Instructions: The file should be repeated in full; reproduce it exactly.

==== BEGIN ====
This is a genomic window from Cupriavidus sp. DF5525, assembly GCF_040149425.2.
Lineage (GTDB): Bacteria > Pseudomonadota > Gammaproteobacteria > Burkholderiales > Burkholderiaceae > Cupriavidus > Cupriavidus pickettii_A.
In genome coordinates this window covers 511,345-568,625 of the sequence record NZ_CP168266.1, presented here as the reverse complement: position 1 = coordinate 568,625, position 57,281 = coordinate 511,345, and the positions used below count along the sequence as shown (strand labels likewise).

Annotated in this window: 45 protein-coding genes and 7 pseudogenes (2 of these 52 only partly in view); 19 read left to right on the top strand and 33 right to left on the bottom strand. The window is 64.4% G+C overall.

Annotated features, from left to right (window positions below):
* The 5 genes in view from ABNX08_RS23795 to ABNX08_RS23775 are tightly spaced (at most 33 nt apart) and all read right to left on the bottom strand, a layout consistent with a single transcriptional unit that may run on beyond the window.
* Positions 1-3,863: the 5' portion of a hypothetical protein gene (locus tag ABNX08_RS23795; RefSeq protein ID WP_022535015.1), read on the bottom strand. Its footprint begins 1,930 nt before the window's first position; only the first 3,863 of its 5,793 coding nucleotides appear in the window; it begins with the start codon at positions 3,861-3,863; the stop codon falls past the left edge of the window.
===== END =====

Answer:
This is a genomic window from Cupriavidus sp. DF5525, assembly GCF_040149425.2.
Lineage (GTDB): Bacteria > Pseudomonadota > Gammaproteobacteria > Burkholderiales > Burkholderiaceae > Cupriavidus > Cupriavidus pickettii_A.
In genome coordinates this window covers 511,345-568,625 of the sequence record NZ_CP168266.1, presented here as the reverse complement: position 1 = coordinate 568,625, position 57,281 = coordinate 511,345, and the positions used below count along the sequence as shown (strand labels likewise).

Annotated in this window: 45 protein-coding genes and 7 pseudogenes (2 of these 52 only partly in view); 19 read left to right on the top strand and 33 right to left on the bottom strand. The window is 64.4% G+C overall.

Annotated features, from left to right (window positions below):
* The 5 genes in view from ABNX08_RS23795 to ABNX08_RS23775 are tightly spaced (at most 33 nt apart) and all read right to left on the bottom strand, a layout consistent with a single transcriptional unit that may run on beyond the window.
* Positions 1-3,863: the 5' portion of a hypothetical protein gene (locus tag ABNX08_RS23795; RefSeq protein ID WP_022535015.1), read on the bottom strand. Its footprint begins 1,930 nt before the window's first position; only the first 3,863 of its 5,793 coding nucleotides appear in the window; it begins with the start codon at positions 3,861-3,863; the stop codon falls past the left edge of the window.